What’s worse than a video buffering for an eternity? Or a page loading at a snail’s pace? How about your favourite song cutting out midway through showering because of poor streaming quality? We’ve all been there and it’s frustrating, to say the least. What are your consumer rights when things go wrong with your Broadband.
Being trapped in a contract with a provider who failed to deliver their promise. You’ve got rights as a broadband customer. We’re going to show you how to know when a provider is in breach of their own contract. But first, we’re going to start off this guide by talking you through your rights as a consumer.
You’ll be happy to know that there is a list of rights that protect you. It’s good to know what these are in case you ever find yourself stuck with poor broadband. You, as a broadband consumer, have the following rights:
This means the provider has given you options, such as a 14 day cooling-off period, or the same rights for customers who got services at reduced prices. The Consumer Protection from Unfair Trading Regulations 2008 or CPRs list unfair practices towards consumers in general. This is part of a general duty to trade fairly and ban practices that fail to adhere to statutory rights.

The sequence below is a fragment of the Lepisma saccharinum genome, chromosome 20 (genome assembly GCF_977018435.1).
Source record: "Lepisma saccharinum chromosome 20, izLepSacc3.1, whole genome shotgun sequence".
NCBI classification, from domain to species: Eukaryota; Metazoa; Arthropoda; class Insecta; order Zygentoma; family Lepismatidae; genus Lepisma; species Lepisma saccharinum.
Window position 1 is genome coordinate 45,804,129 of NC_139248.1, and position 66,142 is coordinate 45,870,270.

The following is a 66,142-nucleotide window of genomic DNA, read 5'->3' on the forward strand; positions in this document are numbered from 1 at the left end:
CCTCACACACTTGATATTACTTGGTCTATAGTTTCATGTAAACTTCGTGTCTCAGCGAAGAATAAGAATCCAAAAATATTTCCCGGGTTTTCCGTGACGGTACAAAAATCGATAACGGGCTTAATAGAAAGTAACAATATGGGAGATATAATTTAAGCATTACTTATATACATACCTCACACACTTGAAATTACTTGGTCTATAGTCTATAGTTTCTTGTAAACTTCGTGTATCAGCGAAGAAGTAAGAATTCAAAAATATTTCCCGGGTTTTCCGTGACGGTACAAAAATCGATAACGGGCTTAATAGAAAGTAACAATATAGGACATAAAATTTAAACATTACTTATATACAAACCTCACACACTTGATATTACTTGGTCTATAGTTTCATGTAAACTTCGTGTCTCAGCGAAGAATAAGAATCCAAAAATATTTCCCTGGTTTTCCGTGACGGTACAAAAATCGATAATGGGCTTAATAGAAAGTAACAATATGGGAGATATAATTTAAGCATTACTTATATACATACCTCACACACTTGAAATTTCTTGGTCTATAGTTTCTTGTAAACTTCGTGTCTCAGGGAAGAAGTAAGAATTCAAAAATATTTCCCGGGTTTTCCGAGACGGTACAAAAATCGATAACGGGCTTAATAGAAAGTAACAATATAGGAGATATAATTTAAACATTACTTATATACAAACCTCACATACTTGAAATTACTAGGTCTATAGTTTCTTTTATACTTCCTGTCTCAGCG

You can also check out Consumer Contracts Regulations for more information on your rights when you make an online purchase.
As part of The Communications Act 2003, broadband providers must be members of the Alternative Dispute Resolution scheme. ADR schemes are basically independent mediators between you and your chosen service provider. The ombudsman can step in to resolve any disputes between both parties.
ADRs are not set up to replace your broadband provider’s complaint department. Any complaints you have should first be reported directly to your broadband provider. You can consult the ADR ombudsman if, after eight weeks, the issue is still unresolved.
Broadband providers must also comply with the terms of the contract. The Consumer Rights Act 2015 not only protects you as a broadband consumer. They set out guidelines or compliances that ISPs must follow to make their contracts valid.